If this is true of us as individual followers of Jesus, how much more is it true of the church, which is his body in this world! But while the church ought to be an outpost and signpost in this world of the one that is to come, many churches are run for this world. Many even make it a point of emphasis. “The church is a business and should be run as a business,” they say. No, it isn’t, and no, it shouldn’t. The New Testament uses a lot of images to describe the church; its human authors could have used the language of business if they’d wanted to. They didn’t, and it wasn’t an oversight.
The New Testament calls the church the people of God, the family of God, the body of Christ, the temple of God, God’s field, and the bride of Christ. These are largely organic and relational images which emphasize three things: the church belongs absolutely to God, God gives it life and keeps it alive, and God makes it grow. This is entirely opposed to the idea of the church as a business, which tells us that we are responsible to keep the church alive and make it grow by our efforts, and that the success of our stewardship can be determined by whether we keep the church in business and whether we make it grow. The Bible tells us that whether the church grows or even stays in existence in this world is entirely God’s business and his call. We are responsible to spend our treasure in this world to build up treasure in and for his kingdom in the next, and let God worry about keeping up our supply.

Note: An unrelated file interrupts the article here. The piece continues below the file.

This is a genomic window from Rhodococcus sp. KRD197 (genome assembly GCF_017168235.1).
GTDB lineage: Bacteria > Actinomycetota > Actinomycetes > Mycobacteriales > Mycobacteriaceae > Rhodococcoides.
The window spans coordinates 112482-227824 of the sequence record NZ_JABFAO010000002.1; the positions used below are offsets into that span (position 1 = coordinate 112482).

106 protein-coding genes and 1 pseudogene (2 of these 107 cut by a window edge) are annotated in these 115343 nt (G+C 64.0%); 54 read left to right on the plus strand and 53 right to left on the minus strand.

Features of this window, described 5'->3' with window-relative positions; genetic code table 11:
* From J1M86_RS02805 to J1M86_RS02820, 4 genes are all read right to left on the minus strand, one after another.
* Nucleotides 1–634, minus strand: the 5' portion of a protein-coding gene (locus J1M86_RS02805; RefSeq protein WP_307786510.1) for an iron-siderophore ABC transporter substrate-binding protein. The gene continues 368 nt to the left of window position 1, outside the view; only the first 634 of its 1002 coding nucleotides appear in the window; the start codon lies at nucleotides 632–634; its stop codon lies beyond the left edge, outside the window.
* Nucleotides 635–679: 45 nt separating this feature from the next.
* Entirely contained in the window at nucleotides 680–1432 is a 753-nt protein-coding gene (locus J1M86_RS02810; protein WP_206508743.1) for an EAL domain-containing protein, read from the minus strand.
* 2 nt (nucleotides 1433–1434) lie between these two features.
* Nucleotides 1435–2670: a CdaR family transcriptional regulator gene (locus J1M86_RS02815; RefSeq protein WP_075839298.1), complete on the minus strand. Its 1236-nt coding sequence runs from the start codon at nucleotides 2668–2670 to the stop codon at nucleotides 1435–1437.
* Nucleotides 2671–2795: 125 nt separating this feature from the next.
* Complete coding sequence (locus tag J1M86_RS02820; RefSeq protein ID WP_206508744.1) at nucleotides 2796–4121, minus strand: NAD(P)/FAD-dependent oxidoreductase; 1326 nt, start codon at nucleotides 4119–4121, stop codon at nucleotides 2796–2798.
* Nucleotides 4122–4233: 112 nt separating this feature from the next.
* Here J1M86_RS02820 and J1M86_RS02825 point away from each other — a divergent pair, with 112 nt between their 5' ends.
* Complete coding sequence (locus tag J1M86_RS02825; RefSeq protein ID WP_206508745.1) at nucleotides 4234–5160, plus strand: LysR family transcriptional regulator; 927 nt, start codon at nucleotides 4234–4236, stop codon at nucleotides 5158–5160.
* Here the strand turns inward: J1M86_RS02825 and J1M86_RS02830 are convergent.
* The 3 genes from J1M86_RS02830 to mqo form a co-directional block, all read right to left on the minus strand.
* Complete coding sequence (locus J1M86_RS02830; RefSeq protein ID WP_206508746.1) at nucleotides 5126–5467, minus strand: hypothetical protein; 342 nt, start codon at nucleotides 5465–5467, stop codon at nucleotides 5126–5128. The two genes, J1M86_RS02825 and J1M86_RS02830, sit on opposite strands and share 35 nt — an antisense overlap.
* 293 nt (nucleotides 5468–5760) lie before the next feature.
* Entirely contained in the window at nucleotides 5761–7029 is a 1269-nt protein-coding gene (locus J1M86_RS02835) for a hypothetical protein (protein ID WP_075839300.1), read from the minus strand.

Jesus closes this passage with these words: “If anyone is ashamed of me and my words in this adulterous and sinful generation, the Son of Man will be ashamed of him when he comes in his Father’s glory with the holy angels.” I’ve always mentally separated that verse from the ones before it and figured this is about evangelism, but I realized this week there’s a lot more to it. Yes, it applies to evangelism, but that isn’t the context. The context is the gospel imperative to deny ourselves and follow Jesus on the way of the cross, to lay down our lives for him and for the gospel. The context is his declaration that doing so is the only way to true life.
Being ashamed of Jesus and his words isn’t just failing to share our faith with unbelievers, as important as that is. It’s also trying to soften or to ignore the specific challenge he gives in this passage. Jesus lays down a clear line, right over top of the one Moses laid down before: either we live for God and his kingdom, or we live for this world, and living for him is an absolute, life on the line, go big or go home commitment. If we insist on living for this world even a little, we aren’t living for him at all. Denying that, or trying to find some way to soften it, is to show ourselves to be ashamed of him and of his words.